Monday, June 27, 2011

The Collected Stories by Isaac Bashevis Singer

This is the review that started it all.
Date originally posted: April 29, 2010
Source of Book: Originally borrowed from the library. I eventually purchased a hardback set of I.B.S.'s stories.

This collection contains 47 short stories, about 1/3 of the total written.

I read this book because my wife Amanda was familiar with the author and collection, and checked it out from the library for me. As it turned out, I had read a couple of them before, probably during High School.

Singer was a Polish born Jew who wrote primarily in Yiddish, although he was fluent in several other languages. Many of these stories were translated into English by Singer himself.

Those who know my literary tastes will not be surprised that I am fascinated by the short story form. I feel that it forces the author to distil his thinking into a compact, efficient space; jettisoning the unnecessary, while focusing on the essential.

Singer shows influence from Maupassant, among others, both in the descriptive details, and the pessimistic outlook he brings to many of the stories.

The stories can be roughly assigned to four categories:

1. Naturalistic stories of Jewish life in Poland. These resemble Fiddler on the Roof in many ways, although the subject matter is grittier as a general rule.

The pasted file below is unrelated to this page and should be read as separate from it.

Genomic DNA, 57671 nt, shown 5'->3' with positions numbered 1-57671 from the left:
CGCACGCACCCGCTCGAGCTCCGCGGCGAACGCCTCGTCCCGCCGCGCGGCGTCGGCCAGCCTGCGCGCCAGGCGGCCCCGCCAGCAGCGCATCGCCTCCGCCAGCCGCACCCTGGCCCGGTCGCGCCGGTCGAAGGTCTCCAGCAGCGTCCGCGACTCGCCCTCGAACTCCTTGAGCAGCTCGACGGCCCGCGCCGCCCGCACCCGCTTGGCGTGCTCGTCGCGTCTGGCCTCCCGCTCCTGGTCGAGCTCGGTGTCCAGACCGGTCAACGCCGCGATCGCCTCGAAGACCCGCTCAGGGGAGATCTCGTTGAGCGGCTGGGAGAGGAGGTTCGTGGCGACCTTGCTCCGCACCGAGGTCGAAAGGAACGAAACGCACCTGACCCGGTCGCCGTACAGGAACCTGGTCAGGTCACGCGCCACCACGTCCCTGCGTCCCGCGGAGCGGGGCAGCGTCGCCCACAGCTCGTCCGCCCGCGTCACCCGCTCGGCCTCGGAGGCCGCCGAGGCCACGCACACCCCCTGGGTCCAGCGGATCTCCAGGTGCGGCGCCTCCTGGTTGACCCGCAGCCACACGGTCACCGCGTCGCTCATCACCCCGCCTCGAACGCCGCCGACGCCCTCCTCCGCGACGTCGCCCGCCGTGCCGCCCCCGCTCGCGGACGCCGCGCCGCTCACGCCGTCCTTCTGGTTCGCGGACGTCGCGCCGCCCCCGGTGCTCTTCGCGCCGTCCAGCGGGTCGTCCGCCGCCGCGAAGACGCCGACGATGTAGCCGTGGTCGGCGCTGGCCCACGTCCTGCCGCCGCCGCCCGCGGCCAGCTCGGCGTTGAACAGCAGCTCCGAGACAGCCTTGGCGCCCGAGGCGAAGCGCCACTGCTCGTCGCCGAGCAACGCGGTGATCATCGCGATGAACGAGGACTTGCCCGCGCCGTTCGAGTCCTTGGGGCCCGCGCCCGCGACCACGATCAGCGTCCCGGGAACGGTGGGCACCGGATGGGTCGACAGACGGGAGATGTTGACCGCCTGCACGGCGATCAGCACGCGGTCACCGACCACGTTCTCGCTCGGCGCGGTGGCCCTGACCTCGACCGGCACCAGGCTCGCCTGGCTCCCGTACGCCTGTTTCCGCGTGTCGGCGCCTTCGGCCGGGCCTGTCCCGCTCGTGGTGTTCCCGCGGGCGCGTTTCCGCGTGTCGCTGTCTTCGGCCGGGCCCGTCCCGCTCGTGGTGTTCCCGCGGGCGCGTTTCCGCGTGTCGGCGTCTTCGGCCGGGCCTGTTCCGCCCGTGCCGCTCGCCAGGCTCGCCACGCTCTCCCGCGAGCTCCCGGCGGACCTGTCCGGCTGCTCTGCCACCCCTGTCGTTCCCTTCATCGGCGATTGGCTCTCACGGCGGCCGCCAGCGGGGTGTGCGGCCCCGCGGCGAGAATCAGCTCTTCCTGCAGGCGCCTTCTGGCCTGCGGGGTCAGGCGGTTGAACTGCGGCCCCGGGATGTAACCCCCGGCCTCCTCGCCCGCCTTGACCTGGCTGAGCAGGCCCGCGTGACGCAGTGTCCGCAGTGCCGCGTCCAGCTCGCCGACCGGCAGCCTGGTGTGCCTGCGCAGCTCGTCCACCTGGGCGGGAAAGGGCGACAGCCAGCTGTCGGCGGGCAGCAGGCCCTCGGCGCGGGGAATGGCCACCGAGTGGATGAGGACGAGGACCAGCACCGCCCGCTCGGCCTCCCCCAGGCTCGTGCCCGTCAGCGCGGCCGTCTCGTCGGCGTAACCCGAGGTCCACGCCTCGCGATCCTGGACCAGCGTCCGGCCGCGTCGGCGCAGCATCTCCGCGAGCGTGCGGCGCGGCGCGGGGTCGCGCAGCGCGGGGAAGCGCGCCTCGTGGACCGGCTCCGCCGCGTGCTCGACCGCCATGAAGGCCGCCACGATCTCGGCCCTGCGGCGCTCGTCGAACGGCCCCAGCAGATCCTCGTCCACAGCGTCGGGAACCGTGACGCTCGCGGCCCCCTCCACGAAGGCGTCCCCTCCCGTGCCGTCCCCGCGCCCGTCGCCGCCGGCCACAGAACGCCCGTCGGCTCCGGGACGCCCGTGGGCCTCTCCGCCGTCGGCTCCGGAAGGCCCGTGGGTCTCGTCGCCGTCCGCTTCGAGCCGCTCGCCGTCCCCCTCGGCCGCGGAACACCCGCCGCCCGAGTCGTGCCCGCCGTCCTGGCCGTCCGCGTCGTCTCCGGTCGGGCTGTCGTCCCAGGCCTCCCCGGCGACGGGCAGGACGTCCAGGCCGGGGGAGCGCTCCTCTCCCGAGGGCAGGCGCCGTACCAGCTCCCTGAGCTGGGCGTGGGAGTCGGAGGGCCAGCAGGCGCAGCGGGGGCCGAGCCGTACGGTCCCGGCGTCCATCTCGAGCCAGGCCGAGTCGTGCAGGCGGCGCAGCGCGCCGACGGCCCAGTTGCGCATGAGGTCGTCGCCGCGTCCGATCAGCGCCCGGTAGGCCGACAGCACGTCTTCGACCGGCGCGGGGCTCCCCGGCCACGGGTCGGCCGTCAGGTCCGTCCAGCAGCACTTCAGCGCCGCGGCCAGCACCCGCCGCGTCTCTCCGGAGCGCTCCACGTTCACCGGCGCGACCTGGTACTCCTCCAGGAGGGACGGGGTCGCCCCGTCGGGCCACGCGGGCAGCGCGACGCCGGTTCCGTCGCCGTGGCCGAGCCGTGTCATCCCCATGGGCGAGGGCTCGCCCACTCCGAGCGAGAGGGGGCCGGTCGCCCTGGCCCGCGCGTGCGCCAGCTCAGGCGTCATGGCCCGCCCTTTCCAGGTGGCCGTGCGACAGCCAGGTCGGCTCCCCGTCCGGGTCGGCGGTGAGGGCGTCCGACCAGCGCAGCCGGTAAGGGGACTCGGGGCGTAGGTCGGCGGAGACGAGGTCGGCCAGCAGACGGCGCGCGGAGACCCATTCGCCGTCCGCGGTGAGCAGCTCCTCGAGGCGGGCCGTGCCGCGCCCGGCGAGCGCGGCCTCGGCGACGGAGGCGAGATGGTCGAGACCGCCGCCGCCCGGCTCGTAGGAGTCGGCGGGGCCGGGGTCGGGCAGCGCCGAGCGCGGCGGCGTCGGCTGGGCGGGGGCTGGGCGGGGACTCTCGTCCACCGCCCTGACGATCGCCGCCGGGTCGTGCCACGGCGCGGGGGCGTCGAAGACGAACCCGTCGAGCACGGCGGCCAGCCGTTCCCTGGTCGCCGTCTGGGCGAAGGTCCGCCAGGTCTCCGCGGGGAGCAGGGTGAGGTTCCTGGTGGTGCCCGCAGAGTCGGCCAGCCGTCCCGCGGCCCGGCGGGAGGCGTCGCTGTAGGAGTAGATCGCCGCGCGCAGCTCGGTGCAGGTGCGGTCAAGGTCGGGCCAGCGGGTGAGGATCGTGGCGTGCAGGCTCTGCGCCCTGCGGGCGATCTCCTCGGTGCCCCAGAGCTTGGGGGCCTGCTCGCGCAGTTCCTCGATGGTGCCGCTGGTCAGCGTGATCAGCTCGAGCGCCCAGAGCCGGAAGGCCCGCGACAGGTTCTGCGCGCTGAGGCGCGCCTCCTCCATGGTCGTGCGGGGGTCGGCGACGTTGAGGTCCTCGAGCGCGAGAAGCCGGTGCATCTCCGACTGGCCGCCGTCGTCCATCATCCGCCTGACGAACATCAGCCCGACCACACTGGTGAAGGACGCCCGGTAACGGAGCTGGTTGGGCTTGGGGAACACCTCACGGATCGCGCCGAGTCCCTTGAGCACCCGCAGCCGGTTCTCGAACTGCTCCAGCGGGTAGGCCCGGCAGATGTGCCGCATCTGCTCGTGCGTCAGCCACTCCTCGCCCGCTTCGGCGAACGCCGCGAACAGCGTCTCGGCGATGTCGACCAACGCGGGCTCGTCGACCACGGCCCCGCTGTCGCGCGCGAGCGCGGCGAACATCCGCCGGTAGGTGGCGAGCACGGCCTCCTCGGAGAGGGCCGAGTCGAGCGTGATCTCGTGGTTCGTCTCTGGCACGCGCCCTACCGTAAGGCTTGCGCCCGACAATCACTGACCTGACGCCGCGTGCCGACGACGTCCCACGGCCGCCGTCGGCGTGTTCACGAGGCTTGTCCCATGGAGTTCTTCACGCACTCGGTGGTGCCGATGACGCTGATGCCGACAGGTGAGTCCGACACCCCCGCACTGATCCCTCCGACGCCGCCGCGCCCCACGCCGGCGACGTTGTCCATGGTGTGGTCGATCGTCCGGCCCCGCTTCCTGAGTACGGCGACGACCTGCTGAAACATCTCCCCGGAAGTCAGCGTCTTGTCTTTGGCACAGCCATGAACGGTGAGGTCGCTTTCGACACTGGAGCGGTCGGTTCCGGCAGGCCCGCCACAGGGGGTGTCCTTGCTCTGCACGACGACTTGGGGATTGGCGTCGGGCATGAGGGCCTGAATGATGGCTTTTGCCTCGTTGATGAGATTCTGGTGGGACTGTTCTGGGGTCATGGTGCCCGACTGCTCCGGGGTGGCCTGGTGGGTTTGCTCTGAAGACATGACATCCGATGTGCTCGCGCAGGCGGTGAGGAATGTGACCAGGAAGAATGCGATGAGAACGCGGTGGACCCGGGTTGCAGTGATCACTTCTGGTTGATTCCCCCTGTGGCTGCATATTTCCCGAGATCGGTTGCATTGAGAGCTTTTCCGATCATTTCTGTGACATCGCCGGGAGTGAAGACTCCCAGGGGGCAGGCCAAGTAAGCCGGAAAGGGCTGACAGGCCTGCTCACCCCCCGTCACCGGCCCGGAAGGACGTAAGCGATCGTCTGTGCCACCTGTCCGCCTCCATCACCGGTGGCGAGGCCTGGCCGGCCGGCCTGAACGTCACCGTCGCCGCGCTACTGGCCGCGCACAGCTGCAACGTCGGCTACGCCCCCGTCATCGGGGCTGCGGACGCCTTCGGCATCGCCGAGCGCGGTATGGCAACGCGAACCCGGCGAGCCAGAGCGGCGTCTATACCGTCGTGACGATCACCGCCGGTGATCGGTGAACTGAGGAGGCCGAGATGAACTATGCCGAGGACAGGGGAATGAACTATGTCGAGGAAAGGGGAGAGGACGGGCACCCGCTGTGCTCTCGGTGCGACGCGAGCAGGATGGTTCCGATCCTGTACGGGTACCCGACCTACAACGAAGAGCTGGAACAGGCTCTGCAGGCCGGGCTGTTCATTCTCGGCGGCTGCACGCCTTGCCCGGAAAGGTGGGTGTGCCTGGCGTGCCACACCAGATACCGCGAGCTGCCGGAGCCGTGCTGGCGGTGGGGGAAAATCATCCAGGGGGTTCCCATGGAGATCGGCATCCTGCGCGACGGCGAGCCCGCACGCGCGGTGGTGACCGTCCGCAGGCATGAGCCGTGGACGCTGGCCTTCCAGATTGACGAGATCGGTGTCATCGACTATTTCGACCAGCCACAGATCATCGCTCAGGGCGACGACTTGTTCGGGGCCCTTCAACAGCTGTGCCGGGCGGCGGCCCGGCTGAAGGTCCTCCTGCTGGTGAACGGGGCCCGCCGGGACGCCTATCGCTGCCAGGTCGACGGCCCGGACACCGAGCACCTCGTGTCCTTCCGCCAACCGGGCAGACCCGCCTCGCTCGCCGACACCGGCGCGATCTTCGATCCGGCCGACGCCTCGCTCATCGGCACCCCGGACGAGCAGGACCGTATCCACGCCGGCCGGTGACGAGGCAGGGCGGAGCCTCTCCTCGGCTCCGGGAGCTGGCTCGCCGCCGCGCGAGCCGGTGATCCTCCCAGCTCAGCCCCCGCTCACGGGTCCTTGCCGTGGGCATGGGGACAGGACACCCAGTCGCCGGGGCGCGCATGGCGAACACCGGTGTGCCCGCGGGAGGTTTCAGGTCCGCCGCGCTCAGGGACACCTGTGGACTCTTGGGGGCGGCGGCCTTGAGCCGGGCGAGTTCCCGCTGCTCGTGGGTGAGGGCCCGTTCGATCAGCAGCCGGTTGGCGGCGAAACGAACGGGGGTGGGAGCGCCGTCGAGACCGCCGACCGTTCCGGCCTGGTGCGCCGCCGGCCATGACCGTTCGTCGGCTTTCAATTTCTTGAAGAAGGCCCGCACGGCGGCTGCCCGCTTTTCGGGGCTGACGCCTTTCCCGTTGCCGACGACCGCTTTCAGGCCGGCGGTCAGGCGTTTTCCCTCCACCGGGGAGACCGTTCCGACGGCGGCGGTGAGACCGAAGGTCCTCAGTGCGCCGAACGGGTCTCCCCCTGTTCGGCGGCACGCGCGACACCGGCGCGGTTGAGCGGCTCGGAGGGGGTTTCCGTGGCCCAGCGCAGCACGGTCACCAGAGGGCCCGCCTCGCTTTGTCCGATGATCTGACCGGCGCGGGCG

2. Stories of the supernatural, as seen through the lens of the Kabbalah and other Jewish myths. Dybbuks, visions, and miracles are mixed with realistic details, somewhat in the style of Magical Realism.
3. Stories of Jewish life in the United States. I couldn’t help but think that this is how O Henry would have written if he were a cantankerous old Jewish man. The hustle and bustle of the city, the tenements, the poverty. It is all there. Now add apartments piled to the ceiling with books and papers, a general dislike for contact with the outside world, an isolation (by language and culture) from greater society leading to an ever shrinking community of old men who speak Yiddish and discuss the Talmud.
4. “Autobiographical” stories. These are written from a first person perspective, using pseudonyms for the secondary characters. It is impossible to tell whether these are really true to Singer’s life, or merely told from the perspective of someone like him. In any case, these are fascinating studies of love lost, or perhaps never really found. It is never stated when exactly these were written, but the perspective is that of an old man, who has lost much of his potency, desire, which has been replaced by indecision and occasionally even apathy.

As a general rule, Singer does an excellent job of drawing you into the world of his stories, making you care about his characters, even when they seem of a different world. He resists the temptation to get preachy (although his characters sometimes do preach), and allows the reader either to draw his own conclusions, or wonder if there is a real solution at all.
He also writes well in all four of the categories above. The differences between stories are so great that you could easily assume that they were written by different authors. Yet each one draws you in.

I also appreciated that there were very few weak stories in this collection, and very little repeating of scenarios or plot devices. The collection was well selected and arranged so that you did not feel that you were getting bogged down.

I would recommend this book for those who enjoy short stories, realistic (and yet often fantastic) characters, and those who are looking for something a bit off the beaten path.

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